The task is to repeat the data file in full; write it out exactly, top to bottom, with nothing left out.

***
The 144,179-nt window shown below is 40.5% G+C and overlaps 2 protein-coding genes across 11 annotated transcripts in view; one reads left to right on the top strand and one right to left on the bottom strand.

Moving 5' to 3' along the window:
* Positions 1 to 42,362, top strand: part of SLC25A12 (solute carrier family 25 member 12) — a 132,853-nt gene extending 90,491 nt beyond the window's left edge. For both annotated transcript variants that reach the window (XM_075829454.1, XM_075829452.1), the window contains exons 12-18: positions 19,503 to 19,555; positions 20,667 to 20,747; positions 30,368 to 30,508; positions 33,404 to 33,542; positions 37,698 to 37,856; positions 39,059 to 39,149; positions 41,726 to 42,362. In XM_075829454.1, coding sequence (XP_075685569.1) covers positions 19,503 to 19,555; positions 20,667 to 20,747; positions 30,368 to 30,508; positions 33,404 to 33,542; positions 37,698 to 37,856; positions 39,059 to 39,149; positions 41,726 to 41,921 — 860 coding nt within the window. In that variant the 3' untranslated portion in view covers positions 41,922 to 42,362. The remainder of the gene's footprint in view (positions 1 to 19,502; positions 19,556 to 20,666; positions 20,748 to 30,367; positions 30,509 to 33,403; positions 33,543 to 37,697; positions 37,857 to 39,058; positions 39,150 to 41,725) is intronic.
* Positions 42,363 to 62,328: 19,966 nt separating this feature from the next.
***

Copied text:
The 144,179-nt window shown below is 40.5% G+C and overlaps 2 protein-coding genes across 11 annotated transcripts in view; one reads left to right on the top strand and one right to left on the bottom strand.

Moving 5' to 3' along the window:
* Positions 1 to 42,362, top strand: part of SLC25A12 (solute carrier family 25 member 12) — a 132,853-nt gene extending 90,491 nt beyond the window's left edge. For both annotated transcript variants that reach the window (XM_075829454.1, XM_075829452.1), the window contains exons 12-18: positions 19,503 to 19,555; positions 20,667 to 20,747; positions 30,368 to 30,508; positions 33,404 to 33,542; positions 37,698 to 37,856; positions 39,059 to 39,149; positions 41,726 to 42,362. In XM_075829454.1, coding sequence (XP_075685569.1) covers positions 19,503 to 19,555; positions 20,667 to 20,747; positions 30,368 to 30,508; positions 33,404 to 33,542; positions 37,698 to 37,856; positions 39,059 to 39,149; positions 41,726 to 41,921 — 860 coding nt within the window. In that variant the 3' untranslated portion in view covers positions 41,922 to 42,362. The remainder of the gene's footprint in view (positions 1 to 19,502; positions 19,556 to 20,666; positions 20,748 to 30,367; positions 30,509 to 33,403; positions 33,543 to 37,697; positions 37,857 to 39,058; positions 39,150 to 41,725) is intronic.
* Positions 42,363 to 62,328: 19,966 nt separating this feature from the next.